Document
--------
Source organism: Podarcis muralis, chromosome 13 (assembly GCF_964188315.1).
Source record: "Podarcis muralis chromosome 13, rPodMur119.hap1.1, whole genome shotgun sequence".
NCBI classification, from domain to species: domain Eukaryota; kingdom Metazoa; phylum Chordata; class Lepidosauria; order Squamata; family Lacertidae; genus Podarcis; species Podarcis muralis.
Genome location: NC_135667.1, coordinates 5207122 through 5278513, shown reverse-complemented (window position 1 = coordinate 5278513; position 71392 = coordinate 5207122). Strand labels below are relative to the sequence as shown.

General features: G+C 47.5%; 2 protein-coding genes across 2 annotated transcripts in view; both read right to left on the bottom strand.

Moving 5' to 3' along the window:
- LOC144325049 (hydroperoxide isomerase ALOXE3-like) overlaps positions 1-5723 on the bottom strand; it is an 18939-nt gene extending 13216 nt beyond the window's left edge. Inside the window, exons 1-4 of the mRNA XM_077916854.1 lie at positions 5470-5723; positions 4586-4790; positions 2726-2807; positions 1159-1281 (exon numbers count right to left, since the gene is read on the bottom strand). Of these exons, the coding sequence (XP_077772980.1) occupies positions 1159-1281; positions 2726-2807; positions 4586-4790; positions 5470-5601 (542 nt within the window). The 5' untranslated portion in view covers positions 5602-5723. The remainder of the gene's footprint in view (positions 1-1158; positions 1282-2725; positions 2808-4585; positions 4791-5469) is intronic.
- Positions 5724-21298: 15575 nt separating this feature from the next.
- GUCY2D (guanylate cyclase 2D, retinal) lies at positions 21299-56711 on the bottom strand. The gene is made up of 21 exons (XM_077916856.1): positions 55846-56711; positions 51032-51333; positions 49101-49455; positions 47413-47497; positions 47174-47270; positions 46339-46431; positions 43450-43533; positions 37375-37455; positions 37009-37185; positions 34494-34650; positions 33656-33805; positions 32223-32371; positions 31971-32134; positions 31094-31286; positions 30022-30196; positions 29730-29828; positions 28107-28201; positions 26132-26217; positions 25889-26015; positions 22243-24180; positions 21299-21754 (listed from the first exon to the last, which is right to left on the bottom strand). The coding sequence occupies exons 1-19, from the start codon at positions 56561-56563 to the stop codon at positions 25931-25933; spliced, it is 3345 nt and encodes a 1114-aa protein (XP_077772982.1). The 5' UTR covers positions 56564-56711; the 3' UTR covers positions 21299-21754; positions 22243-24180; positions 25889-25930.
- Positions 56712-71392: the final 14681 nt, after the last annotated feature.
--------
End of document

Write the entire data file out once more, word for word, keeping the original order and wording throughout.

Source organism: Podarcis muralis, chromosome 13 (assembly GCF_964188315.1).
Source record: "Podarcis muralis chromosome 13, rPodMur119.hap1.1, whole genome shotgun sequence".
NCBI classification, from domain to species: domain Eukaryota; kingdom Metazoa; phylum Chordata; class Lepidosauria; order Squamata; family Lacertidae; genus Podarcis; species Podarcis muralis.
Genome location: NC_135667.1, coordinates 5207122 through 5278513, shown reverse-complemented (window position 1 = coordinate 5278513; position 71392 = coordinate 5207122). Strand labels below are relative to the sequence as shown.

General features: G+C 47.5%; 2 protein-coding genes across 2 annotated transcripts in view; both read right to left on the bottom strand.

Moving 5' to 3' along the window:
- LOC144325049 (hydroperoxide isomerase ALOXE3-like) overlaps positions 1-5723 on the bottom strand; it is an 18939-nt gene extending 13216 nt beyond the window's left edge. Inside the window, exons 1-4 of the mRNA XM_077916854.1 lie at positions 5470-5723; positions 4586-4790; positions 2726-2807; positions 1159-1281 (exon numbers count right to left, since the gene is read on the bottom strand). Of these exons, the coding sequence (XP_077772980.1) occupies positions 1159-1281; positions 2726-2807; positions 4586-4790; positions 5470-5601 (542 nt within the window). The 5' untranslated portion in view covers positions 5602-5723. The remainder of the gene's footprint in view (positions 1-1158; positions 1282-2725; positions 2808-4585; positions 4791-5469) is intronic.
- Positions 5724-21298: 15575 nt separating this feature from the next.
- GUCY2D (guanylate cyclase 2D, retinal) lies at positions 21299-56711 on the bottom strand. The gene is made up of 21 exons (XM_077916856.1): positions 55846-56711; positions 51032-51333; positions 49101-49455; positions 47413-47497; positions 47174-47270; positions 46339-46431; positions 43450-43533; positions 37375-37455; positions 37009-37185; positions 34494-34650; positions 33656-33805; positions 32223-32371; positions 31971-32134; positions 31094-31286; positions 30022-30196; positions 29730-29828; positions 28107-28201; positions 26132-26217; positions 25889-26015; positions 22243-24180; positions 21299-21754 (listed from the first exon to the last, which is right to left on the bottom strand). The coding sequence occupies exons 1-19, from the start codon at positions 56561-56563 to the stop codon at positions 25931-25933; spliced, it is 3345 nt and encodes a 1114-aa protein (XP_077772982.1). The 5' UTR covers positions 56564-56711; the 3' UTR covers positions 21299-21754; positions 22243-24180; positions 25889-25930.
- Positions 56712-71392: the final 14681 nt, after the last annotated feature.